Friday, February 15, 2008

Sh... Sh..... Don't say the "R" Word

Recession - Recession - Recession!

There I said it! And I feel better about it. So why all of the reluctance to admit that we are in a recessionary economy? Is it because the current administration doesn't want to give the opposition any ammunition in this election year? Perhaps they don't want to scare the population with the truth. Or maybe we just can't agree on what a recession really is.

One commonly accepted definition of a recession is: "A recession is a decline in a country's gross domestic product (GDP), or negative real economic growth, for two or more successive quarters of a year." The problem with this definition is that as soon as someone figures out that we are in a recession, we've already been in it for at least two quarters.

There's another more complicated and less accepted definition of a recession:

This definition of recession is "a downward trend in the rate of actual GDP growth as promoted by the business-cycle dating committee of the National Bureau of Economic Research. That private organization defines a recession more ambiguously as "a significant decline in economic activity spread across the economy, lasting more than a few months."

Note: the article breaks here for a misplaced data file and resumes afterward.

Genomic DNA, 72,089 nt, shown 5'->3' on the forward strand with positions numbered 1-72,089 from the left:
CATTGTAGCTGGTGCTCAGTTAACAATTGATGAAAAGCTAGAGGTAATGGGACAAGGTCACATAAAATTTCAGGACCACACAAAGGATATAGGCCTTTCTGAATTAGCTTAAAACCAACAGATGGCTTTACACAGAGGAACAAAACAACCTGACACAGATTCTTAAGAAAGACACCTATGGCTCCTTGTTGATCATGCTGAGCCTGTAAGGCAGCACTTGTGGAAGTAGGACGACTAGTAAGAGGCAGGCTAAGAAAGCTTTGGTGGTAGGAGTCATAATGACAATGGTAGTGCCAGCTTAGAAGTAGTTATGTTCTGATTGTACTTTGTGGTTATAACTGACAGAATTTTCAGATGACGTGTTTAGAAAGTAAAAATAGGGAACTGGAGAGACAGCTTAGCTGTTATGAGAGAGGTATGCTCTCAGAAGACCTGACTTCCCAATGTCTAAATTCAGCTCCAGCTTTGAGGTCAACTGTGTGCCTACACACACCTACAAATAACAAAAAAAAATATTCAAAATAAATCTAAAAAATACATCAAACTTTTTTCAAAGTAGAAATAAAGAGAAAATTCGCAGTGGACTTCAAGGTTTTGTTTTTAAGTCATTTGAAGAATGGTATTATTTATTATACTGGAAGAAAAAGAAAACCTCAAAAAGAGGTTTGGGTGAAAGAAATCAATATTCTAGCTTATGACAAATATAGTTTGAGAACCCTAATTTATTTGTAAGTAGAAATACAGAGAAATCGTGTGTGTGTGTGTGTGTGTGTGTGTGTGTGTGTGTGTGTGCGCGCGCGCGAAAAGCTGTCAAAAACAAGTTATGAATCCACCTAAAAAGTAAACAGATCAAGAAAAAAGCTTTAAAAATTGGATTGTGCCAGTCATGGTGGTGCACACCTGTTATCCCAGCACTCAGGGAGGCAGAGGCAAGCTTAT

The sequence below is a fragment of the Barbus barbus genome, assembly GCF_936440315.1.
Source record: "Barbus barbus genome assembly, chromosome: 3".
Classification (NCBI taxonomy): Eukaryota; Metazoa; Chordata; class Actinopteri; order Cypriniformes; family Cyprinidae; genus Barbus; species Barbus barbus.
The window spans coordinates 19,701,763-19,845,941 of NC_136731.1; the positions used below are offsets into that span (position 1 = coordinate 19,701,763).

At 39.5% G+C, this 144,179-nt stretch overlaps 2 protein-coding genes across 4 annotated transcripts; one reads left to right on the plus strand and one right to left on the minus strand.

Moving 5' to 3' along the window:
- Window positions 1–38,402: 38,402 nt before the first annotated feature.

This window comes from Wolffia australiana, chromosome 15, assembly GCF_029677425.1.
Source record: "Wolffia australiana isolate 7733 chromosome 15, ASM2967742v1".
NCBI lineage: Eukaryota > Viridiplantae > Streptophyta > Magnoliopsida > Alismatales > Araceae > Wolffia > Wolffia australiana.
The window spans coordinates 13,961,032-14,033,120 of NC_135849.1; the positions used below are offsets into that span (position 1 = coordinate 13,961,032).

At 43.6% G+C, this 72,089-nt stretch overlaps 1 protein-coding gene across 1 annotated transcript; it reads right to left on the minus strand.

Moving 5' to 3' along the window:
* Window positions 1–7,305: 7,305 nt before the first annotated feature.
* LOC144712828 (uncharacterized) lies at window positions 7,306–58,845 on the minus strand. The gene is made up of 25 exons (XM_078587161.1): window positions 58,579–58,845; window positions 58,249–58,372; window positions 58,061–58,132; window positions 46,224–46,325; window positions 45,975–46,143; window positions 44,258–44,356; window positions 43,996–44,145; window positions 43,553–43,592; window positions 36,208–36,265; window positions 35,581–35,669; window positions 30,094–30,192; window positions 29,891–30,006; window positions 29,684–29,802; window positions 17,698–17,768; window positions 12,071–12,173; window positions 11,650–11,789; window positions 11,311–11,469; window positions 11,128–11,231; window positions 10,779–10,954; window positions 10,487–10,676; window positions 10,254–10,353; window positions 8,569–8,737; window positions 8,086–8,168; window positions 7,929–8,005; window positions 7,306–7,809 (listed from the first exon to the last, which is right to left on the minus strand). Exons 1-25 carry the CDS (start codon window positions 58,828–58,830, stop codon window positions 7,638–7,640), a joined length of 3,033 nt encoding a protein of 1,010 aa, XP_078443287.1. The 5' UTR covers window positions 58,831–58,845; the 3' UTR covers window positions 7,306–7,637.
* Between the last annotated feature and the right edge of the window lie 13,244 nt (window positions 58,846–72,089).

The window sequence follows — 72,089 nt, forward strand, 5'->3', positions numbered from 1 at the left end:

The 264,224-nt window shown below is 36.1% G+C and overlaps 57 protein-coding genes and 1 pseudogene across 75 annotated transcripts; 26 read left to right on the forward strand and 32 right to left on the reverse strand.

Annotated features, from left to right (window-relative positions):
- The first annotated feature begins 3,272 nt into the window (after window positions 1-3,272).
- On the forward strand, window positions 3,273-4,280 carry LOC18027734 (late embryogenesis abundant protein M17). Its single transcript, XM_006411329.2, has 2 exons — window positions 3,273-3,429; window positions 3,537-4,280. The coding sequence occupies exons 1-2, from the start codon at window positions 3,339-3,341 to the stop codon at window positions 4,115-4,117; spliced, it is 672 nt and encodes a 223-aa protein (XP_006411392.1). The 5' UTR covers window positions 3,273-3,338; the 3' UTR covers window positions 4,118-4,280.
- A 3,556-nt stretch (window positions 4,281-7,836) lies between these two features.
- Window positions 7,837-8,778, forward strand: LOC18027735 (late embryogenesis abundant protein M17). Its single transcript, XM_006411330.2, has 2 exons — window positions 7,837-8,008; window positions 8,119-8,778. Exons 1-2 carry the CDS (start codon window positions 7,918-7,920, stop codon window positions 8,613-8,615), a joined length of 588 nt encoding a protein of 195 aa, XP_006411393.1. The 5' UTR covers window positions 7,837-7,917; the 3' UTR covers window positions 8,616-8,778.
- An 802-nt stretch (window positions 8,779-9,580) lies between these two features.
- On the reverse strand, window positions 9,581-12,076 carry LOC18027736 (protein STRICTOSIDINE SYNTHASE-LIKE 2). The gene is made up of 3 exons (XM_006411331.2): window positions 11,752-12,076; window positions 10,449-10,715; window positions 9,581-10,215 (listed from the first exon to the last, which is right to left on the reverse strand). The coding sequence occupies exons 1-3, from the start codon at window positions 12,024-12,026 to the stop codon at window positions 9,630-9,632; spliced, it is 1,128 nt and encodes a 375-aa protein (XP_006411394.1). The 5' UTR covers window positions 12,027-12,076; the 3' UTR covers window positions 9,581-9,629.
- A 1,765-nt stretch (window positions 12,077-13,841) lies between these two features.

There.... So I suppose it's harder to diagnose if you don't really know what you're looking for. I happen to believe that if it "Looks like a Duck, sounds like a Duck, and smells like a Duck" - It Must be a Duck! And the last year or so has felt like a recession to me. Furthermore, when I think about recessions I'm usually reminded of the economists joke that says- What's the difference between a recession and a depression? "A recession is when your neighbor loses his/her job. A depression is when you lose your job."

A lot of truth in that statement as well. Needless to say that there's a very delicate balancing act required to ease inflation without sending the economy into recession and to mitigate slowing growth without fueling inflation. And somehow by managing all of this we have to avoid a process called stagflation.

Clearly these aren't easy undertakings. However, when I see the fed making drastic emergency cuts of .75 points preceded and followed by cuts of .25 - .50 points and the government giving tax rebates to fuel a slowing economy, I can't help but wonder if we shouldn't have been more proactive a few months ago.

If you want to be proactive as an individual, I've run across a post by Scobleizer - titled: Surviving the 2008 recession. Looks like he has some pretty good general tips that might help us all.

Have Fun!

No comments: